Unit One - Season 1.
Created by Peter Thorsboe.
Starring Mads Mikkelsen, Charlotte Fich, Lars Brygmann, Erik Wedersøe, Waage Sandø, Trine Pallesen and Lars Bom.
Based on actual, real-life crimes, Unit One follows an elite mobile police force
as they are dispatched to assist local police in solving some of the
most complex and high profile cases Denmark has ever seen.
Due to the popularity of recent "Nordic Noir", re-releases of Danish
television series are cropping up habitually. One such re-release is
Unit One ("Rejseholdet"), a police thriller that ran from 2000 until
2004. It follows an elite police force that are sent to help with
various cases. Its cast, as advertised, appear in a number of
Scandinavian shows including Borgen, The Killing and Wallander. The
notable star is Bond villain Mads Mikkelsen, with top billing despite
him only being a supporting character. The star of this show, even with
it seeming an ensemble piece, is Charlotte Fich.
Unit One is based on real cases that happened around Denmark over 20
years, bringing a bleak, gritty edge to the programme. It's not always
so dark and the lighter moments (such as quips between the team) play
out equally well. It's tone will appear perfectly common thanks to our
own ITV drama The Bill and US imports such as 24 and CSI. The theme
tune, one of the first memorable elements, has a similarly frustrating
jingle to The Bill and could put you right off, as pathetic at that
seems. Get past the laughable music (theme tune and poor soundtrack)
along with some quite boring episodes and it may have you hooked.
With 9 episodes, each just under an hour long, Unit One's first season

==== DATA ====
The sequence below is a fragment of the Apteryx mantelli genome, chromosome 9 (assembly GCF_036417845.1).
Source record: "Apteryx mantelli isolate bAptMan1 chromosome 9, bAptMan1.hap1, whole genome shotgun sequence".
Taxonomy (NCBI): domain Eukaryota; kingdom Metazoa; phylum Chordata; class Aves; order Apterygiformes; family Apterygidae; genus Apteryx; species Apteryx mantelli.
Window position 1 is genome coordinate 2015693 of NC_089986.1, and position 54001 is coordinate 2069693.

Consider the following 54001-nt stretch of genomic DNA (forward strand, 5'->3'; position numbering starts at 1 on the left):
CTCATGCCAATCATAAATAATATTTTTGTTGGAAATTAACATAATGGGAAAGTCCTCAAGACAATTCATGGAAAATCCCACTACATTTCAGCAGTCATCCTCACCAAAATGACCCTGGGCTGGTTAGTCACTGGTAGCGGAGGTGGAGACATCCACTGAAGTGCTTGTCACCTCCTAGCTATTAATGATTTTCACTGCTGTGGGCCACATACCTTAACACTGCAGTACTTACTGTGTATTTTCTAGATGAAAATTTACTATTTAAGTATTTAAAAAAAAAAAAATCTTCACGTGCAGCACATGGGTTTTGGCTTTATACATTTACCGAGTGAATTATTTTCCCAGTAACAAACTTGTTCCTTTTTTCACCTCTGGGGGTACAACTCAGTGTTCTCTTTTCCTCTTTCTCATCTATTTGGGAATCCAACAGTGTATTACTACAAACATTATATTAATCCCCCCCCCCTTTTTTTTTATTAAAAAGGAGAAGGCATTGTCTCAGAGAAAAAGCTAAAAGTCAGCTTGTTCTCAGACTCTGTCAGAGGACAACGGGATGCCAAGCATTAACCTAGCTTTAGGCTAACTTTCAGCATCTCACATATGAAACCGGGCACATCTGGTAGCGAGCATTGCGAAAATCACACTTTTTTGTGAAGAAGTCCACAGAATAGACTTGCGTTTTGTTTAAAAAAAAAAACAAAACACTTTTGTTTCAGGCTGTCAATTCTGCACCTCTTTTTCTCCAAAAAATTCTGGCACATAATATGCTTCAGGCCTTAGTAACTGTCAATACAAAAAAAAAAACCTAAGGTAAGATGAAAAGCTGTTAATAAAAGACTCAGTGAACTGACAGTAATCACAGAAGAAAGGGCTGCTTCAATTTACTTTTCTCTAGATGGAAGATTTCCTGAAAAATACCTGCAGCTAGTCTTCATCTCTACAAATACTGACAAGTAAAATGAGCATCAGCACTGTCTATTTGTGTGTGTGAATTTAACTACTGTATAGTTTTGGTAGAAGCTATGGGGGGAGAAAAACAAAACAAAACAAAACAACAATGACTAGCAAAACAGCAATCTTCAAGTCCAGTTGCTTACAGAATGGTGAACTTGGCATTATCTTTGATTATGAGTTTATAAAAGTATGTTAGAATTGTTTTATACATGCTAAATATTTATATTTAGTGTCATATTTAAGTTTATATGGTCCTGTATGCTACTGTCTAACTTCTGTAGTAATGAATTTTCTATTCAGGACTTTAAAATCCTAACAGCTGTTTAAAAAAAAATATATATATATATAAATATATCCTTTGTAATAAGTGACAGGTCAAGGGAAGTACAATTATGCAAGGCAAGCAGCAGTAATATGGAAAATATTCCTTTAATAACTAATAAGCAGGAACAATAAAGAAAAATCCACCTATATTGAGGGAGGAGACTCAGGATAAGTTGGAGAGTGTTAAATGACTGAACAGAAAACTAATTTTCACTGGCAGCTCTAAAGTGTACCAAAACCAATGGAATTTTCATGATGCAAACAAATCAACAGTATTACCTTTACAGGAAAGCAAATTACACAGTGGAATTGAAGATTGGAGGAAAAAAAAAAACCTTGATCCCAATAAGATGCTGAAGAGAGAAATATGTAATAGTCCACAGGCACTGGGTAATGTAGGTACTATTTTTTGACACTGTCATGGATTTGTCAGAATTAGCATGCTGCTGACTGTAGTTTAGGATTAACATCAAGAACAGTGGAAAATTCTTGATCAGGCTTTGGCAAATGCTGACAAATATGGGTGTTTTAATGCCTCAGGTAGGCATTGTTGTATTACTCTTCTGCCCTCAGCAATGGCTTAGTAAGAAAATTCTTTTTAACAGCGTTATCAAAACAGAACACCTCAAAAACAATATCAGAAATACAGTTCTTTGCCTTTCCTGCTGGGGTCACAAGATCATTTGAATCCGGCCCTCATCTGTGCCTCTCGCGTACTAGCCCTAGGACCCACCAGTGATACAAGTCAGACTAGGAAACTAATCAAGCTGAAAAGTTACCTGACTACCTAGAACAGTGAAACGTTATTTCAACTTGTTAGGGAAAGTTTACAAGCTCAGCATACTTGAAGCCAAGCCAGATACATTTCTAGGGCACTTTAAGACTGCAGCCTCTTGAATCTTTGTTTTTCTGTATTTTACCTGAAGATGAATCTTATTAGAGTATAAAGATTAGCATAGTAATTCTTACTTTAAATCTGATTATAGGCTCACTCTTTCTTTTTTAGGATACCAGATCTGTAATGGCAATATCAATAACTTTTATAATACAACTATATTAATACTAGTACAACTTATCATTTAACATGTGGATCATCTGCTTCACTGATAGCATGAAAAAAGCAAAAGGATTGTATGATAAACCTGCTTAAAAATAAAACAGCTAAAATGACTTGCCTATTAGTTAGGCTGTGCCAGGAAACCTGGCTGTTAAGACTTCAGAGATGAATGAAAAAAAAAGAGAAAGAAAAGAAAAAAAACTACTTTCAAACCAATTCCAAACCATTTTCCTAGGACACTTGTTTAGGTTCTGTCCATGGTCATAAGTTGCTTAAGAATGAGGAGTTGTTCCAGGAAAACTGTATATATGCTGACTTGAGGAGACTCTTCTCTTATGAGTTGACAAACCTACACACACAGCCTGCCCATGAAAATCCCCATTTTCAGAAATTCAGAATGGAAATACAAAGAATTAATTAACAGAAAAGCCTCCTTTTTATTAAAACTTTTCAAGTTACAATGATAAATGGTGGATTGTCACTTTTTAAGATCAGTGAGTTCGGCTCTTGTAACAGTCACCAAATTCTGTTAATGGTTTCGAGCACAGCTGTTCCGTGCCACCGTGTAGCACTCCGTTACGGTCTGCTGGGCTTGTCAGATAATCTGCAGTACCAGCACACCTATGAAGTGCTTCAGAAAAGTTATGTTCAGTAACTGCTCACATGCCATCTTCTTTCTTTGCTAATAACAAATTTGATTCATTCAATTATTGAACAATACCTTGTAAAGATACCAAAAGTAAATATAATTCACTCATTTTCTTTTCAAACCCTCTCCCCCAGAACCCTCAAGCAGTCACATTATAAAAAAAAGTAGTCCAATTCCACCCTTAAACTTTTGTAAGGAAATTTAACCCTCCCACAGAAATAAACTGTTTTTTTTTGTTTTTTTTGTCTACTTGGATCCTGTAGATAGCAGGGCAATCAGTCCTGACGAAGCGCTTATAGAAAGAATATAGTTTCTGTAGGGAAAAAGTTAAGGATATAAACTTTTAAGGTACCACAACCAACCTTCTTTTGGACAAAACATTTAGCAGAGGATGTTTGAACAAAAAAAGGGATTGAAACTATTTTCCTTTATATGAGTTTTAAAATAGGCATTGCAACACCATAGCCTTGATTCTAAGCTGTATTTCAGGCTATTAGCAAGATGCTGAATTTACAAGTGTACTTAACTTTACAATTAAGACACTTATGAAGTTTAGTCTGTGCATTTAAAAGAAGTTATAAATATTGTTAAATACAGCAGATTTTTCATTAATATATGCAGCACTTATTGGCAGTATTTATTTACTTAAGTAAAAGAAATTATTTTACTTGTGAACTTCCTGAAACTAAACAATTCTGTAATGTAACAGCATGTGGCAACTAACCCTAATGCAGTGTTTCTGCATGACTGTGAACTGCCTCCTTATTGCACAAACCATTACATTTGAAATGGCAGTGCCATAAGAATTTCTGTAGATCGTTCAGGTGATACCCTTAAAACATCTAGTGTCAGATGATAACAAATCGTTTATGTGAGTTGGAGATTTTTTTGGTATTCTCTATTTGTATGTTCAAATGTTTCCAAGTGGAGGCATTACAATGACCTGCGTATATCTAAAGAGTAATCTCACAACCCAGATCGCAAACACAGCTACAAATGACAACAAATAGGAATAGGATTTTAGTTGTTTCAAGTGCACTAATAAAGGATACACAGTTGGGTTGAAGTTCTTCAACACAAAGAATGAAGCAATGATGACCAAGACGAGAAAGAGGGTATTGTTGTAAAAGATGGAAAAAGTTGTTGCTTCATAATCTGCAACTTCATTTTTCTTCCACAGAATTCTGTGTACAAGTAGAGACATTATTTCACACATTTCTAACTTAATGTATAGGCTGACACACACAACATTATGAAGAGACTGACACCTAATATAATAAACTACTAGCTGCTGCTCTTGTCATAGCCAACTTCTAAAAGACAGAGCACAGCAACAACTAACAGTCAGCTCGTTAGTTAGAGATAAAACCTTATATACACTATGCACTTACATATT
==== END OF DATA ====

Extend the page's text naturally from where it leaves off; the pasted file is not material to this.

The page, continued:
is not a grade-A piece of drama though by episode 7 it begins to grip
you, as the cases become more intense and the characters start to seem
familiar. Each character gets the detail they need in order for you to
feeler obliged to follow and care about them, some more than others.
Fich as the team leader, Ingrid, gets the most screen time but
understandably so; a woman high up in the ranks with a quaint home life
sounds dull but is magnified and altered from time to time in
Mikkelsen as Fischer and his best friend/partner La Cour are the next
best inclusions to the group, with the latter regarded highly for his
"sensitivity" and someone you always want to learn more about. Mikkelsen
is a fantastic screen presence but has only the basic story-lines to
play with (bar one in which the case becomes warped with his domestic
life). The rest are merely standard extras to the team, yet Johnny Olsen
stands out as a refreshingly abnormal crew member.
Most episodes revolve around a stand-alone case and these are not always
so thrilling. The two-parters, notably 8 and 9, give reason for your
attention and, more so, your willingness to continue on with seasons 2
It's a distinctly average first season, although it matures into
something more special in the final three hours of collective runtime.
Give it that time and you may earn yourself a new foreign favourite. For
those not especially enamoured by the first 2 or 3 episodes, save your
time for more deserving titles (perhaps the other Nordic Noirs or maybe
the seminal HBO series The Wire).